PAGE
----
Rules in everyday life: Teacher strategies undermine rule participation
2009 (English)In: The International Journal of Children's Rights, ISSN 0927-5568, Vol. 17, no 3, 393-413 p.Article in journal (Refereed) Published
Th e aim of this study is to examine the strategies which teachers use in their everyday interactions with pupils to work with and uphold school and classroom rules and to what extent their rule-work strategies give pupils opportunities to have a say and participate in rule-making. The study is based on fi eldwork in two Swedish primary schools. According to the findings, the teachers use four main rule-work strategies: (a) assertion, (b) explanation, (c) negotiation, and (d) preparation. The findings show that it is usually the adults in school who make decisions about school rules and that pupils are seldom given any opportunities to create, modify or abolish formal rules through open negotiations. Furthermore, when school democracy meetings take place, they tend to be illusory, reducing negotiation to a matter of figuring out the “right” answer and confirming to proposals from authorities.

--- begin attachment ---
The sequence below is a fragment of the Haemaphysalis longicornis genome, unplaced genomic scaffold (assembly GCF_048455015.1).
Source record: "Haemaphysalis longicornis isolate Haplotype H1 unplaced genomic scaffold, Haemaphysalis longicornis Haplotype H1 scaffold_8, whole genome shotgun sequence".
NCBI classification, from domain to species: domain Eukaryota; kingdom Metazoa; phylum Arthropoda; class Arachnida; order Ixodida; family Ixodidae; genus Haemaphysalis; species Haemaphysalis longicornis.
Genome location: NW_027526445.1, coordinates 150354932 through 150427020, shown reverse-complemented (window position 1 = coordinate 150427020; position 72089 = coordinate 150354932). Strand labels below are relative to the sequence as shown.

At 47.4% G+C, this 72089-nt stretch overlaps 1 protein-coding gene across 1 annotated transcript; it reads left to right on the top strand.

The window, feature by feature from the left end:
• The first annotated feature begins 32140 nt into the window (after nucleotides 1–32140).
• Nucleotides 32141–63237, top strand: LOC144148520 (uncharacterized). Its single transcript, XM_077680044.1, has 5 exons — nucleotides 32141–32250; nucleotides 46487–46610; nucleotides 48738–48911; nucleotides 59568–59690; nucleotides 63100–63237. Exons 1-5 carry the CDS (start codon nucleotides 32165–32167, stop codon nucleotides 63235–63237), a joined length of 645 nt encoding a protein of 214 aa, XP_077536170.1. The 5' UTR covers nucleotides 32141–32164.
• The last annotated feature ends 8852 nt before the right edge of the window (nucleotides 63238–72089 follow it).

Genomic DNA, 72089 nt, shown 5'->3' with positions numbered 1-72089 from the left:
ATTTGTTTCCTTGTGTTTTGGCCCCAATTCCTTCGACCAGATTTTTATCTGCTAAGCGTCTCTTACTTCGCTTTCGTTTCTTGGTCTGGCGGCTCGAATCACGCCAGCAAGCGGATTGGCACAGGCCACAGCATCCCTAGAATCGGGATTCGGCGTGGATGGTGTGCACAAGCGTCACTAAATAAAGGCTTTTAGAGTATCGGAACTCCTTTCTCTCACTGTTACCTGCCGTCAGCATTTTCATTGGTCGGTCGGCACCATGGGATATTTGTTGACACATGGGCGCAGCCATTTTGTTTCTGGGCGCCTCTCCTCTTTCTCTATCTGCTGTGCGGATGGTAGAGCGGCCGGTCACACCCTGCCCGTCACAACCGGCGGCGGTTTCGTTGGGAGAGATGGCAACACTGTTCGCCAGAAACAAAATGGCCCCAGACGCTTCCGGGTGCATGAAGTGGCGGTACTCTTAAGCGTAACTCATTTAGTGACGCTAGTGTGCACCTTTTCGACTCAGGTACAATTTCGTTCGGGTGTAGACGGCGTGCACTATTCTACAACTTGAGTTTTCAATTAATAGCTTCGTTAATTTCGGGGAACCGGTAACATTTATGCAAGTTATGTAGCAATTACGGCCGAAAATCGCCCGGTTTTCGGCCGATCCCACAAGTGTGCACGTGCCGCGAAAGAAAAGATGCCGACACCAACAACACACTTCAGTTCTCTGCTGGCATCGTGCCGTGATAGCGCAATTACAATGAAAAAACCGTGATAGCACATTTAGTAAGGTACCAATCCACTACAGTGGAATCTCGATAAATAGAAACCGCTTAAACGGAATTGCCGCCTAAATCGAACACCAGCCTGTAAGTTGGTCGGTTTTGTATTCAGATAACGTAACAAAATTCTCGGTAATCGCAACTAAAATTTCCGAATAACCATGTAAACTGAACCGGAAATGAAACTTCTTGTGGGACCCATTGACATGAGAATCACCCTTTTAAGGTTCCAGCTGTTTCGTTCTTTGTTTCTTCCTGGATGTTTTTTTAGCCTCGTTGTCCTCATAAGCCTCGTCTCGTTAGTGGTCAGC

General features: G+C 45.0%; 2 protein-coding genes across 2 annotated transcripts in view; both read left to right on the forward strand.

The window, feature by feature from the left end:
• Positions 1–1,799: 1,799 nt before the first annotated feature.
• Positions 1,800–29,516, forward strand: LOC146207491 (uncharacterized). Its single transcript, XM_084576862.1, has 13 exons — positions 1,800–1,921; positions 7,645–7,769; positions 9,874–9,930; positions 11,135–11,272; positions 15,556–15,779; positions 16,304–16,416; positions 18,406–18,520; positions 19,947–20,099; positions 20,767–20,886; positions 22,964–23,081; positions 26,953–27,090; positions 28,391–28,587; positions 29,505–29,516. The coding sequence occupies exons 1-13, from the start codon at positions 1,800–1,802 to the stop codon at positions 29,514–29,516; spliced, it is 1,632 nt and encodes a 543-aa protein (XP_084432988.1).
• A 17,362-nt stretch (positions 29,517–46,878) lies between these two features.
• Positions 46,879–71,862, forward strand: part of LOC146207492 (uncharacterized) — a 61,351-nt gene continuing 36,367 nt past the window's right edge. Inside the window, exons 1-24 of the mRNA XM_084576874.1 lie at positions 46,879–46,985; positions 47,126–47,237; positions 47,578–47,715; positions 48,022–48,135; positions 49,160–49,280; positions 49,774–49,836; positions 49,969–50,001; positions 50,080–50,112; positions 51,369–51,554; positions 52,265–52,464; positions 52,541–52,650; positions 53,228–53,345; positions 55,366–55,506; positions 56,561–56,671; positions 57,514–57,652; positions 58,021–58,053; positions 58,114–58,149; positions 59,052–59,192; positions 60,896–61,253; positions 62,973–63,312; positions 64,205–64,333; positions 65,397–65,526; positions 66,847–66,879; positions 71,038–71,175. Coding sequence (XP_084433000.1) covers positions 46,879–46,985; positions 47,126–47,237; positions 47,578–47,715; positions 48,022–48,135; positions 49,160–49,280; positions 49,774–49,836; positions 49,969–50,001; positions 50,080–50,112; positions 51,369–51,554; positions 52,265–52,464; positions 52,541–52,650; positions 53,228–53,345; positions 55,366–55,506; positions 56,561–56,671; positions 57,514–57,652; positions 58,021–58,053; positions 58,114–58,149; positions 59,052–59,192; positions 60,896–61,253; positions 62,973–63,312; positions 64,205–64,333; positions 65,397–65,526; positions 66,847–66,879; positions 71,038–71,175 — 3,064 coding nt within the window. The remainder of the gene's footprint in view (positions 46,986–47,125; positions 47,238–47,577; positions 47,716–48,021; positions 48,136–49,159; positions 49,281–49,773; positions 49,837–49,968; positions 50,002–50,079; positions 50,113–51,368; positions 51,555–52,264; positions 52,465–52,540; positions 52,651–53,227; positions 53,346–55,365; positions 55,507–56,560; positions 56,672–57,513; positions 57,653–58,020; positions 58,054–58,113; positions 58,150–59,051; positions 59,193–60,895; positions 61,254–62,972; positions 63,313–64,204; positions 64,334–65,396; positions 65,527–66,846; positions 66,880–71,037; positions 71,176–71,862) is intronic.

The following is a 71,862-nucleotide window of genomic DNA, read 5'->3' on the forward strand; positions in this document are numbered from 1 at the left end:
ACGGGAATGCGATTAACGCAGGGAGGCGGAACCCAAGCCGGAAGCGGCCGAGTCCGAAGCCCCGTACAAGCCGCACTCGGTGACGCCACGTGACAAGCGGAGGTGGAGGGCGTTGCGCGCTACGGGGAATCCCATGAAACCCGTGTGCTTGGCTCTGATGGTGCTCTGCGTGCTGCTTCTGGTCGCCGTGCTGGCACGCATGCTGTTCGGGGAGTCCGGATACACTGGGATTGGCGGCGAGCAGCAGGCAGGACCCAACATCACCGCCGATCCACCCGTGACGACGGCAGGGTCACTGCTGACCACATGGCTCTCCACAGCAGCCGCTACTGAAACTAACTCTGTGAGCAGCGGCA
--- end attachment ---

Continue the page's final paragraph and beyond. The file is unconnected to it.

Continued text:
Place, publisher, year, edition, pages
2009. Vol. 17, no 3, 393-413 p.
school rules, teacher strategies, pupil participation, decision-making, school democracy, negotiation, participation rights, rule-work
IdentifiersURN: urn:nbn:se:liu:diva-51660DOI: 10.1163/157181808X395590OAI: oai:DiVA.org:liu-51660DiVA: diva2:276816
Robert Thornberg, Rules in everyday life: Teacher strategies undermine rule participation, 2009, The International Journal of Children's Rights, (17), 3, 393-413.
Copyright: Martinus Nijhoff Publishers